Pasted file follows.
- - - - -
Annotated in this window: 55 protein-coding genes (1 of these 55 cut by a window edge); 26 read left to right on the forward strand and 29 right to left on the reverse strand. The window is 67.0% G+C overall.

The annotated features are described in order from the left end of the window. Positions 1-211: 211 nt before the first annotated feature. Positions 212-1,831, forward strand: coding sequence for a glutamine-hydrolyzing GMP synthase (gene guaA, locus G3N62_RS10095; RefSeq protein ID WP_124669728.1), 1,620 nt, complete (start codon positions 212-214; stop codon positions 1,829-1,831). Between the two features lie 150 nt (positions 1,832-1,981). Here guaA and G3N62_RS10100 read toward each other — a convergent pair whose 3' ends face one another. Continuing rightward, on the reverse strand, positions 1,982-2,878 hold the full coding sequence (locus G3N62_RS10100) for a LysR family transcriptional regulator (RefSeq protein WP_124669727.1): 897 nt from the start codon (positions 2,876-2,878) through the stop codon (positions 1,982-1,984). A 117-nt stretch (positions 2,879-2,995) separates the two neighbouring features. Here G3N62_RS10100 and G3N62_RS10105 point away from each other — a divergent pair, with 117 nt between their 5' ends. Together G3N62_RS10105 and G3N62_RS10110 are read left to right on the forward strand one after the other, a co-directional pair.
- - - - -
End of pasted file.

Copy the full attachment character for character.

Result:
Annotated in this window: 55 protein-coding genes (1 of these 55 cut by a window edge); 26 read left to right on the forward strand and 29 right to left on the reverse strand. The window is 67.0% G+C overall.

The annotated features are described in order from the left end of the window. Positions 1-211: 211 nt before the first annotated feature. Positions 212-1,831, forward strand: coding sequence for a glutamine-hydrolyzing GMP synthase (gene guaA, locus G3N62_RS10095; RefSeq protein ID WP_124669728.1), 1,620 nt, complete (start codon positions 212-214; stop codon positions 1,829-1,831). Between the two features lie 150 nt (positions 1,832-1,981). Here guaA and G3N62_RS10100 read toward each other — a convergent pair whose 3' ends face one another. Continuing rightward, on the reverse strand, positions 1,982-2,878 hold the full coding sequence (locus G3N62_RS10100) for a LysR family transcriptional regulator (RefSeq protein WP_124669727.1): 897 nt from the start codon (positions 2,876-2,878) through the stop codon (positions 1,982-1,984). A 117-nt stretch (positions 2,879-2,995) separates the two neighbouring features. Here G3N62_RS10100 and G3N62_RS10105 point away from each other — a divergent pair, with 117 nt between their 5' ends. Together G3N62_RS10105 and G3N62_RS10110 are read left to right on the forward strand one after the other, a co-directional pair.